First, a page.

Maybe you made a move and they made it clear where the relationship was really going.
Or every subtle way you tried to get alone time got shut down.
The result is the same, right?
Hold up though.
Maybe, just maybe, and follow me here:
The existence of the friend zone, where romance goes to drown in a sea of platonic disappointment, is one of the worst lies we’ve created in dating.
The existence of the friend zone is one of the worst lies we’ve created in dating. TWEET
It’s definitely become a part of speech, though. I define it this way:
1. placed in the category of non-threatening opposite sex relationships
2. spoken of as “really great” guy or girl who will “definitely make someone ELSE so happy one day.”
If we’re being honest, I’ve never heard another guy say anything like:
“Rachel friendzoned me yesterday, I’m stoked, so glad we know exactly where we stand and won’t be anything more.”
It’s not always a bitter sentiment, but fundamentally disappointing. I.e.: I hoped we’d be more than friends, but there goes that.
The issue I take with the idea of the “zone” lies exactly there.
The friend zone means “we’re just going to be friends.” Which, as I understand, is actually just something we already call friendship.
I get it, rejection is rough. I’ve been there. The friend zone, though, takes the defining of a relationship to a self-serving place. It lets us sit in our disappointment, and overly validates the struggle at hand.
Men and women have a hard enough time with opposite-sex friendships as it is in our culture. Sometimes the line between friend and love interest isn’t so clear, and other times it is to one person and not the other.
So instead of frustration, the feelings which arise from the “friend zone” concept should instead force us to answer that tough question.
What did I want from and for them in the first place?
It’s one thing to be disappointed.
It’s another to allow bitterness to sink in.
As we can’t force love to grow, we can’t force anyone to feel for us the way we feel for them.
So in the times when we’re the one who desires more than friendship, but the feeling isn’t reciprocated, we’re left with a choice. Either this is someone I can see myself continuing on in friendship with, or from whom I may just have to move on.
It’s one of the strangest life experiences I’ve had to be speaking with a woman every day in a relationship for months, then have that sudden halt in communication when we realize it’s time to end.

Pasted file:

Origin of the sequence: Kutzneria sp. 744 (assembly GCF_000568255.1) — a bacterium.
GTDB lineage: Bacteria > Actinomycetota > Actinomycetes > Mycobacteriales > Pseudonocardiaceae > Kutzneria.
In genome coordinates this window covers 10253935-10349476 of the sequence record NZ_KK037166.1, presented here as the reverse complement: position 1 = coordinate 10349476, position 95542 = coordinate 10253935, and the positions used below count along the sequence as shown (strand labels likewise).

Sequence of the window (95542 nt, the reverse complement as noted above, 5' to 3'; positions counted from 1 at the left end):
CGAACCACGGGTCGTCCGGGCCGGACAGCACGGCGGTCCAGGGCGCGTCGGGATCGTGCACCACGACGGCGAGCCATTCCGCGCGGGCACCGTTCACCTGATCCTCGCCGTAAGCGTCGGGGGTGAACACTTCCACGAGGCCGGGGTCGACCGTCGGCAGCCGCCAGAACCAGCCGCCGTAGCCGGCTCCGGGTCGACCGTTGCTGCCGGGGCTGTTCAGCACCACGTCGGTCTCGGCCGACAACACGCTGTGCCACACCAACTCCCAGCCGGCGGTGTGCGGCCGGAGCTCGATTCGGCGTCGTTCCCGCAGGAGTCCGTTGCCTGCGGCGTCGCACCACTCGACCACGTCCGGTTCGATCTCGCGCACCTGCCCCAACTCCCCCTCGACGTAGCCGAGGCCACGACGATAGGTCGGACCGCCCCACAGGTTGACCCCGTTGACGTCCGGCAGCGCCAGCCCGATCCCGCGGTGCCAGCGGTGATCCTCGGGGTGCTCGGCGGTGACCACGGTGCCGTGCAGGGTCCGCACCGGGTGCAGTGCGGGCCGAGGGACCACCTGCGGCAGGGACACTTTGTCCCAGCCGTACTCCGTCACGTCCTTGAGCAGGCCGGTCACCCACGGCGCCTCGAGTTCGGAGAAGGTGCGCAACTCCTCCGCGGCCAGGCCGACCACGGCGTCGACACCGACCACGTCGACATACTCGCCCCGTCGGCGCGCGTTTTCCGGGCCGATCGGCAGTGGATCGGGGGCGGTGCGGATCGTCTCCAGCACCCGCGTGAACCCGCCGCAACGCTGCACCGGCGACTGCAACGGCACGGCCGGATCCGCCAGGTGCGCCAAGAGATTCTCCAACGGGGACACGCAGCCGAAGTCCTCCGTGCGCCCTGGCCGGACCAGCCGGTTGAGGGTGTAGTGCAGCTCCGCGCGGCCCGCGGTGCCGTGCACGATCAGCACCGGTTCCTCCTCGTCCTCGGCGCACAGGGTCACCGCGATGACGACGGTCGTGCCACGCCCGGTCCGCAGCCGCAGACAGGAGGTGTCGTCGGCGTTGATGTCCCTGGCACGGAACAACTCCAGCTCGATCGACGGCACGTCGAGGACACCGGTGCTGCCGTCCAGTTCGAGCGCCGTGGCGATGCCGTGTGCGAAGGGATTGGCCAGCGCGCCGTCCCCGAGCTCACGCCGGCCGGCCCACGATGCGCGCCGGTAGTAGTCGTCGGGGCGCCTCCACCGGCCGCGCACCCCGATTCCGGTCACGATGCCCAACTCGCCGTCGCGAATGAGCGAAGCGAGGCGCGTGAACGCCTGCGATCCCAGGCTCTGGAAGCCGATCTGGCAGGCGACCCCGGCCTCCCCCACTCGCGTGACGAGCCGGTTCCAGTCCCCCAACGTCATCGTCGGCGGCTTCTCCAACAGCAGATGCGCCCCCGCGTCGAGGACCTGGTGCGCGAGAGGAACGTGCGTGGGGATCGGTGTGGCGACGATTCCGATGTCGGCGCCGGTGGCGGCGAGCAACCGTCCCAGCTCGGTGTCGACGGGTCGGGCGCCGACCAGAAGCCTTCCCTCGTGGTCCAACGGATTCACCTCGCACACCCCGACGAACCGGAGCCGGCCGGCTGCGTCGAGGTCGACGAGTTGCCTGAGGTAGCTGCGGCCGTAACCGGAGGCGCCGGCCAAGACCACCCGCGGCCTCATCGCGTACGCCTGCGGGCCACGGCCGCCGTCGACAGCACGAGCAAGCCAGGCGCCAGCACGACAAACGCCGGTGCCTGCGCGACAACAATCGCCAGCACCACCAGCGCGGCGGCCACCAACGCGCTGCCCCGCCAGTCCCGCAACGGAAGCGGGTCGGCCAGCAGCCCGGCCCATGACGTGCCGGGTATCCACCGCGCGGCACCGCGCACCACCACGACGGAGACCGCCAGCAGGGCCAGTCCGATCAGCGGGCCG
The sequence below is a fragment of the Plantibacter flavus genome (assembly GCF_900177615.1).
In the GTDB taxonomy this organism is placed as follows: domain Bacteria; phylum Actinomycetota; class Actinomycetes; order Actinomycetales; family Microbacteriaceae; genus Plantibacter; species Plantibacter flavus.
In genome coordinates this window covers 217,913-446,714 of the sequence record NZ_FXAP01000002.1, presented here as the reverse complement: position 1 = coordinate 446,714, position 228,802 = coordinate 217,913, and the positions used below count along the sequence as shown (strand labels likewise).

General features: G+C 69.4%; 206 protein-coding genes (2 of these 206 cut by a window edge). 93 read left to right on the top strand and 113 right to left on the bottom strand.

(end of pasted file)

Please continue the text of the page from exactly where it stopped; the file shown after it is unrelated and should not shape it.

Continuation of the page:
It’s a relational form of whiplash, but also a freedom.
Unfortunately, we too often equate the end of a friendship with failure.
Too often, we equate the end of a friendship with failure. TWEET
I think this is why we’ve allowed the friend zone to become such a fixture, it points to how difficult it is to let go of someone or an idea we’ve invested in.
Simplicity is where this particular freedom lies.
Feelings and desires offer such a challenge to our thought process, but more than they need to when we’ve overcomplicated our connections to other hearts.
If she’s/he’s just not that into you, it’s fine to make a choice. Can I find peace in being a friend and nothing more to this man or woman, or will that thought linger too strongly? Will I end up resenting them by no fault of their own?
It’s okay to take a step back from the relationship if you need some time to clear your head and re-enter once you’re again able to love them freely as brother or sister.
I’ve been there, too.
When an old friend and I had a moment of connection over a weekend in New York City but she realized after those feelings weren’t growing further, I asked for some time to collect myself.
We didn’t lose the friendship, and allowed for the freedom to return naturally once hearts felt safe again.
To trust in God’s Love for us requires risk.
It means developing the ability to let go by creating a habit of never clinging too tightly.
Letting them or the idea of romance with them die might feel the same as losing hope for Love in general.
They were going to be “it,” how could it have gone so off-script?
It does us no good to dwell in sadness over a romance that mostly, or entirely, existed in our own head. If we know a Loving Father, we must believe in His ability AND desire to grant us fulfillment in our good desires.
They might not be the one, but out there in this big world another heart is preparing and being prepared for you.
Put it this way:
Parking lots have zones, but relationships are meant to be lived out on the road.
Parking lots have zones, but friendships are meant to be lived out on the road. #destroythefriendzone TWEET
Rejoice in each other’s joys, suffer with each other’s challenges with no room for bitterness, or repressed truths.
And if we’re called to that particular friendship which means marriage, a vocation, so many of those other relationships with the opposite sex will have to change anyway.
Really, the “friend zone” is more like the Twilight Zone, it looks believable enough at first but under the surface you know the story’s not altogether based in reality.
So let’s keep it simple and live in authentic friendships with the freedom to serve each as we’re willing to give and receive.
Knowing our Father gives us each what we need.
And keep Love the only four letter word on our heart.